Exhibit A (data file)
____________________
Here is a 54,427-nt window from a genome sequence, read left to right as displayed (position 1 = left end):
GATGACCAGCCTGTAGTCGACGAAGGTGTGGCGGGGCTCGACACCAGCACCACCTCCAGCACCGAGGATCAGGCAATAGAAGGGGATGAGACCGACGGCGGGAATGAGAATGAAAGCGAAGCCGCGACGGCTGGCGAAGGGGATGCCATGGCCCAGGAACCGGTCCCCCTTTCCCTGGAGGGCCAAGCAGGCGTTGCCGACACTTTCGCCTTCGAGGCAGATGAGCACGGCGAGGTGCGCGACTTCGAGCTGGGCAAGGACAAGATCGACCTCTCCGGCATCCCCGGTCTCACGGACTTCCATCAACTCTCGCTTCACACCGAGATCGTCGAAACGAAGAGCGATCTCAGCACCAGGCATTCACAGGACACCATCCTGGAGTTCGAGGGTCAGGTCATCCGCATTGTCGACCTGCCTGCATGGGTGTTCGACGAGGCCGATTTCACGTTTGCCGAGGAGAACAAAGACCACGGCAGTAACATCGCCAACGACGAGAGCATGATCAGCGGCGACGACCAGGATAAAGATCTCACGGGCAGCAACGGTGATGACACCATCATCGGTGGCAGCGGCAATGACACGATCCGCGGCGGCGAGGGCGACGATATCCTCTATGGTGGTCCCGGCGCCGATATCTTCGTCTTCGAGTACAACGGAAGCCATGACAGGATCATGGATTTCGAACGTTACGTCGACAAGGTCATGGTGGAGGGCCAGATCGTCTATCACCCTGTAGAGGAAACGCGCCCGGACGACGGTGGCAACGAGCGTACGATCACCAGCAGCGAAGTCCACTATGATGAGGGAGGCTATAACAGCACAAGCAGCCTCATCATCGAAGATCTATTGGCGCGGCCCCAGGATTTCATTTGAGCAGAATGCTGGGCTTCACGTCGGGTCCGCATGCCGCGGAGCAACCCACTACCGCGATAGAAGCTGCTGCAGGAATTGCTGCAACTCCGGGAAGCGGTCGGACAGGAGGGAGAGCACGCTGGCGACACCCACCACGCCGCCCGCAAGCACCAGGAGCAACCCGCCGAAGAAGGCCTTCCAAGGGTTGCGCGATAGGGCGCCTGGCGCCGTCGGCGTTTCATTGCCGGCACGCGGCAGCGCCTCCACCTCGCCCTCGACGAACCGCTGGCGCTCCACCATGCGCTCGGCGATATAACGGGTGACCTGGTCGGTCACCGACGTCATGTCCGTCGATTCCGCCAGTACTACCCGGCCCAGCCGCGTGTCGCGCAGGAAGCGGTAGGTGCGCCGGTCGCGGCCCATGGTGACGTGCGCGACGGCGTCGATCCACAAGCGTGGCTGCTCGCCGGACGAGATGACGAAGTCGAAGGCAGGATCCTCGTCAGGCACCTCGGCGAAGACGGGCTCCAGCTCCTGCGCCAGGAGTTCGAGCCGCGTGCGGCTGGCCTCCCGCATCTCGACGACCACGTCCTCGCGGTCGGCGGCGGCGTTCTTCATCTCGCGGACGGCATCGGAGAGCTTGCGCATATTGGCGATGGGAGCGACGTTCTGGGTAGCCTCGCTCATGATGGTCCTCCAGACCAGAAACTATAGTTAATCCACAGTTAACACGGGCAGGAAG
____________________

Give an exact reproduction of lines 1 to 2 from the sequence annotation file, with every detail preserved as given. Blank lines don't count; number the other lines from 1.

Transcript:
Here is a 54,427-nt window from a genome sequence, read left to right as displayed (position 1 = left end):
GATGACCAGCCTGTAGTCGACGAAGGTGTGGCGGGGCTCGACACCAGCACCACCTCCAGCACCGAGGATCAGGCAATAGAAGGGGATGAGACCGACGGCGGGAATGAGAATGAAAGCGAAGCCGCGACGGCTGGCGAAGGGGATGCCATGGCCCAGGAACCGGTCCCCCTTTCCCTGGAGGGCCAAGCAGGCGTTGCCGACACTTTCGCCTTCGAGGCAGATGAGCACGGCGAGGTGCGCGACTTCGAGCTGGGCAAGGACAAGATCGACCTCTCCGGCATCCCCGGTCTCACGGACTTCCATCAACTCTCGCTTCACACCGAGATCGTCGAAACGAAGAGCGATCTCAGCACCAGGCATTCACAGGACACCATCCTGGAGTTCGAGGGTCAGGTCATCCGCATTGTCGACCTGCCTGCATGGGTGTTCGACGAGGCCGATTTCACGTTTGCCGAGGAGAACAAAGACCACGGCAGTAACATCGCCAACGACGAGAGCATGATCAGCGGCGACGACCAGGATAAAGATCTCACGGGCAGCAACGGTGATGACACCATCATCGGTGGCAGCGGCAATGACACGATCCGCGGCGGCGAGGGCGACGATATCCTCTATGGTGGTCCCGGCGCCGATATCTTCGTCTTCGAGTACAACGGAAGCCATGACAGGATCATGGATTTCGAACGTTACGTCGACAAGGTCATGGTGGAGGGCCAGATCGTCTATCACCCTGTAGAGGAAACGCGCCCGGACGACGGTGGCAACGAGCGTACGATCACCAGCAGCGAAGTCCACTATGATGAGGGAGGCTATAACAGCACAAGCAGCCTCATCATCGAAGATCTATTGGCGCGGCCCCAGGATTTCATTTGAGCAGAATGCTGGGCTTCACGTCGGGTCCGCATGCCGCGGAGCAACCCACTACCGCGATAGAAGCTGCTGCAGGAATTGCTGCAACTCCGGGAAGCGGTCGGACAGGAGGGAGAGCACGCTGGCGACACCCACCACGCCGCCCGCAAGCACCAGGAGCAACCCGCCGAAGAAGGCCTTCCAAGGGTTGCGCGATAGGGCGCCTGGCGCCGTCGGCGTTTCATTGCCGGCACGCGGCAGCGCCTCCACCTCGCCCTCGACGAACCGCTGGCGCTCCACCATGCGCTCGGCGATATAACGGGTGACCTGGTCGGTCACCGACGTCATGTCCGTCGATTCCGCCAGTACTACCCGGCCCAGCCGCGTGTCGCGCAGGAAGCGGTAGGTGCGCCGGTCGCGGCCCATGGTGACGTGCGCGACGGCGTCGATCCACAAGCGTGGCTGCTCGCCGGACGAGATGACGAAGTCGAAGGCAGGATCCTCGTCAGGCACCTCGGCGAAGACGGGCTCCAGCTCCTGCGCCAGGAGTTCGAGCCGCGTGCGGCTGGCCTCCCGCATCTCGACGACCACGTCCTCGCGGTCGGCGGCGGCGTTCTTCATCTCGCGGACGGCATCGGAGAGCTTGCGCATATTGGCGATGGGAGCGACGTTCTGGGTAGCCTCGCTCATGATGGTCCTCCAGACCAGAAACTATAGTTAATCCACAGTTAACACGGGCAGGAAG